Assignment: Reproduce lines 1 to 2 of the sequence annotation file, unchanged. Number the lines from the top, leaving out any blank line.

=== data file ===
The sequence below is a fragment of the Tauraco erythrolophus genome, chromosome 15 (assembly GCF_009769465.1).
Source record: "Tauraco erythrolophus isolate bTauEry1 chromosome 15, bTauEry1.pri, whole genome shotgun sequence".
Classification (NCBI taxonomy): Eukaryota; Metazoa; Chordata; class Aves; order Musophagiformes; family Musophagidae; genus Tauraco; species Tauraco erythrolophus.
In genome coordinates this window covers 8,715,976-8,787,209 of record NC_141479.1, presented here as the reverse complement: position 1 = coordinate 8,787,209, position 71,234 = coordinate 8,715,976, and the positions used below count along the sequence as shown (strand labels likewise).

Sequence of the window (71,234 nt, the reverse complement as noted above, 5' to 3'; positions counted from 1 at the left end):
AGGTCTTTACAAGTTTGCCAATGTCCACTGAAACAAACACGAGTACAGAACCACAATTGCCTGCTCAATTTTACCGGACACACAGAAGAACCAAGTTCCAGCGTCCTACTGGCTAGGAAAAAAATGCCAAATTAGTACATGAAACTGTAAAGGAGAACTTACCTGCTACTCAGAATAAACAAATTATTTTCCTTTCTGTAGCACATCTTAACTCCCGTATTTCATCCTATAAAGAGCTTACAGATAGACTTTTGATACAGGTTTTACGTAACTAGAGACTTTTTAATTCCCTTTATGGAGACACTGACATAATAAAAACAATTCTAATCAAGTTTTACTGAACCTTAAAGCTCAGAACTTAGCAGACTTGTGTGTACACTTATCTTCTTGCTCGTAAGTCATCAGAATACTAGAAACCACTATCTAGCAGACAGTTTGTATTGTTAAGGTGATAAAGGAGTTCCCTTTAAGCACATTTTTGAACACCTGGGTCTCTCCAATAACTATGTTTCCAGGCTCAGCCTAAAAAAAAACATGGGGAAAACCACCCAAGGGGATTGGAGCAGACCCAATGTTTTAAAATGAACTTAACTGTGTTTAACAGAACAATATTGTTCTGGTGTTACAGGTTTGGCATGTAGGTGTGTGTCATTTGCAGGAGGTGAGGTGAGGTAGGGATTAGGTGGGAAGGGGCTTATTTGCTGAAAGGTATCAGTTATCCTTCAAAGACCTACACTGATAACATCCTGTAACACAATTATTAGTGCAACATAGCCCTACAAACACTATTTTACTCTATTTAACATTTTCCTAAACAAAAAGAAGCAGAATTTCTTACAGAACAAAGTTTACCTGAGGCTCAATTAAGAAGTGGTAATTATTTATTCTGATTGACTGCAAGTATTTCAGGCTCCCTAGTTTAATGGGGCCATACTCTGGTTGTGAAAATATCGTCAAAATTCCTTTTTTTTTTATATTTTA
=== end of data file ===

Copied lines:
The sequence below is a fragment of the Tauraco erythrolophus genome, chromosome 15 (assembly GCF_009769465.1).
Source record: "Tauraco erythrolophus isolate bTauEry1 chromosome 15, bTauEry1.pri, whole genome shotgun sequence".